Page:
Word's revision tracking worked extremely well in this case, since it marked clearly what had been changed. We had no copy editors waiting at the end, so it was important to make sure that even small changes were marked. We used Word's comment features occasionally when remarking on something in the text that only the document owner needed to see, but we kept most of the commentary in the email messages used to carry the attached documents around. That let the discussion run fast and free (I set Eudora to check mail every minute) without forcing everyone to open and scan through each document. Putting comments between paragraphs, as I've done in most other projects, didn't happen, in part because people were afraid to add text to the document that might prove confusing to strip out later, and in part because we didn't have time to agree on comment conventions.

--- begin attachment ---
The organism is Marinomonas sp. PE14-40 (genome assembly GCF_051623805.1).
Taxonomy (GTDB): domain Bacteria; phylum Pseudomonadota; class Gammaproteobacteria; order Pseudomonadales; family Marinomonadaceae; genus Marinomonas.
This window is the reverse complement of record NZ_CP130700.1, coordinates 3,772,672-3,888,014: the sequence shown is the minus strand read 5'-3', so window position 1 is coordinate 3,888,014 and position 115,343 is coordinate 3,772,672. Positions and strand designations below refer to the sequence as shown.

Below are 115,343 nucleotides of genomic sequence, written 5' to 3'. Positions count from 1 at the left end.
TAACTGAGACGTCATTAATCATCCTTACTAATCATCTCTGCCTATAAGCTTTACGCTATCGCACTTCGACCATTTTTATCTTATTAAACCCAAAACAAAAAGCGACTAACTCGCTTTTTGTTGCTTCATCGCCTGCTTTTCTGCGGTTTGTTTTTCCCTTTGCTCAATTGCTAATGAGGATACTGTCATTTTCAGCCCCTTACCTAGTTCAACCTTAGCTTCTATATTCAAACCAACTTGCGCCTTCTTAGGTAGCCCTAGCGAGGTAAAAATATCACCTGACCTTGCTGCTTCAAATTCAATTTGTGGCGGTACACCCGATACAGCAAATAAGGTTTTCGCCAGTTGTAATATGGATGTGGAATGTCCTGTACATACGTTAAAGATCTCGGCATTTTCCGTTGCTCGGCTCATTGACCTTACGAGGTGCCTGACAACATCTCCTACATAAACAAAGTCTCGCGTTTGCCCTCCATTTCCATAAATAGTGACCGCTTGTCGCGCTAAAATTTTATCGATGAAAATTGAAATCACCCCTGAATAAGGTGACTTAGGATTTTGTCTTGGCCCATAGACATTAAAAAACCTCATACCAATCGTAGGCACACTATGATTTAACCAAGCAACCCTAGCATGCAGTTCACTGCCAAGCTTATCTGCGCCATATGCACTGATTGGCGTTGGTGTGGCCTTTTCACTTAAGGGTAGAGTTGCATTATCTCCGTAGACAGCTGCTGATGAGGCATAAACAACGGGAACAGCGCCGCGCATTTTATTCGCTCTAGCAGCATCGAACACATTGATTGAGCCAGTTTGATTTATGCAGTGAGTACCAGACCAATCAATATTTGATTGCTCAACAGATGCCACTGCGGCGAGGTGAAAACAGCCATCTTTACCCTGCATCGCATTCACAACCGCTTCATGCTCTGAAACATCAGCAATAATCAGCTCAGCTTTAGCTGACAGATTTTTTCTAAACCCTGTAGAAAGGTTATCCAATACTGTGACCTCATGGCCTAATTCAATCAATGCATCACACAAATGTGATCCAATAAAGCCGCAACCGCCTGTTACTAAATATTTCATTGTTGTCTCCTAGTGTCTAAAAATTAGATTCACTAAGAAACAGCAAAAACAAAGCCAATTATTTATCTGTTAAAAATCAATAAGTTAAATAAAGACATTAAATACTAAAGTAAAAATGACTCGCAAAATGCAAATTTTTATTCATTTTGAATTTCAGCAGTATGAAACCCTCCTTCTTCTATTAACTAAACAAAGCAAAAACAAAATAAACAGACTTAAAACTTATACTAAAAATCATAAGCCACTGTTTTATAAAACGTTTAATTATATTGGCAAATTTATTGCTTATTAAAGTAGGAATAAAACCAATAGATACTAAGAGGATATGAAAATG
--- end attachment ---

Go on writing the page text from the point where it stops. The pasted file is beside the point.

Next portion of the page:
One lesson I've learned from these experiences is that the utility of Word documents is significantly hampered by having lots of user-defined styles in the document. Without a fair amount of care, not to mention knowledge of how Word styles work, a Word document rife with styles is a copy editing minefield just waiting for reviewers to walk through. The documents from these collaborations were fine in terms of content, but an utter mess otherwise. Some paragraphs were in the wrong styles, others appeared correct but had in fact been "fixed" manually, and almost anything Word did automatically (like numbered lists - a major portion of legal documents) was almost certain to be screwed up. Cleaning up the documents was easier than reformatting from scratch, but not much.